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This technical session will focus on non-destructive methods for defeating locks with simple tools you can make yourself. Topics will include basic lock design and a sample of picking, raking, and bypass techniques. Additional time will be devoted to discussing the overlap between physical and cyber security. All attendees are expected to strictly uphold the TOOOL (The Open Organisation Of Lockpickers) Rules of Ethics: [].

Network Metadata: What's all the fuss about?

A discussion about network metadata and what it reveals
  • When Mar 03, 2016 (America/Los_Angeles / UTC-800)
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Edward Snowden’s NSA revelations made “metadata” a hot news topic as well as a political football. After a brief review of its origin and history, this talk will explain exactly what network metadata is; where it fits in the spectrum of network traffic analysis; why it remains useful even for encrypted traffic; and how you can use it to observe a rich range of system behaviors. Join us for a survey of this timely and interesting topic with Stanford netflow expert John Gerth (CS/EE) and Alex Keller (SoE).

Presenters: John Gerth & Alex Keller, Stanford

Level: Beginning

Risk Analysis in the Cyber World

Risk Analysis in the Cyber World
  • When Feb 25, 2016 (America/Los_Angeles / UTC-800)
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Join Marshall Kuypers, CISAC fellow give a presentation of quantitative models for determining cyber risk, and decision-making in the face of cyber threats.

Presenter: Marshall Kuypers, Stanford CISAC

Level: Beginning

Killer Apps: Lethal Software in a Networked World

Applications for big data and its impact on security
  • When Feb 04, 2016 (America/Los_Angeles / UTC-800)
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Come watch Tim Junio, CEO of Qadium give a presentation on massive data-gathering and all the cool (and terrifying) applications they have found.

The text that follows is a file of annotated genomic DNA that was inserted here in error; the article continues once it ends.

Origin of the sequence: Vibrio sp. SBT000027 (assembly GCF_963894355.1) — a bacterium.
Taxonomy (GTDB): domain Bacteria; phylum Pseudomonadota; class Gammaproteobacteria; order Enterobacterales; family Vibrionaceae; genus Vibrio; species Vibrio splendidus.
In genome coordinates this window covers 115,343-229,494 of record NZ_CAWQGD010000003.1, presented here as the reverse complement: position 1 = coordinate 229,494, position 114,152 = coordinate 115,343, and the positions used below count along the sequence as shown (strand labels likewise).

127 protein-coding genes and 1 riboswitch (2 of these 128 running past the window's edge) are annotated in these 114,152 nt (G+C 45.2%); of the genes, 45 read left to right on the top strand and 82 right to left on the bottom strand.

Presenter: Tim Junio, Qadium

Level: Beginning

Anonymity and Tor

Anonymity and the Tor network
  • When Jan 29, 2016 (America/Los_Angeles / UTC-800)
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This will be an overview of techniques and tools used to maintain anonymity over the web. This session will cover both beginner (e.g. Tor) as well as more advanced topics in obfuscation.

Presenter: Mike Precup, Stanford

Level: Beginning to Intermediate

Fuzzing with AFL

An introduction on the use of AFL
  • When Jan 21, 2016 (America/Los_Angeles / UTC-800)
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We will be covering a popular technique called fuzzing or fuzz testing that is used to reveal security vulnerabilities or errors in programs, networks, and operating systems.

Presenter: Brandon Azad, Stanford

Level: Intermediate

Set Up and Introduction to the Kali Toolbox

Introduction to Kali Linux
  • When Jan 14, 2016 (America/Los_Angeles / UTC-800)
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Kali is a popular and free security platform that contains a wide collection of penetration testing (i.e. hacking) tools. In this session, we will be going over how to set up Kali on a virtual machine and providing a brief overview of select tools on the platform.

Presenters: Emma Marriot, Priyanka Sekhar, & Brandon Azad

Level: Beginning

Search Based Exposures (Google Hacking)

Using Google searches to find unexpected results
  • When Nov 19, 2015 (America/Los_Angeles / UTC-800)
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Come join Applied Cybersecurity for our kick-off session with Alex Keller, Systems Admin and Security Lead, Stanford School of Engineering to learn how to find vulnerabilities using web-based search exposure.

Presenter: Alex Keller, Stanford

Level: Beginning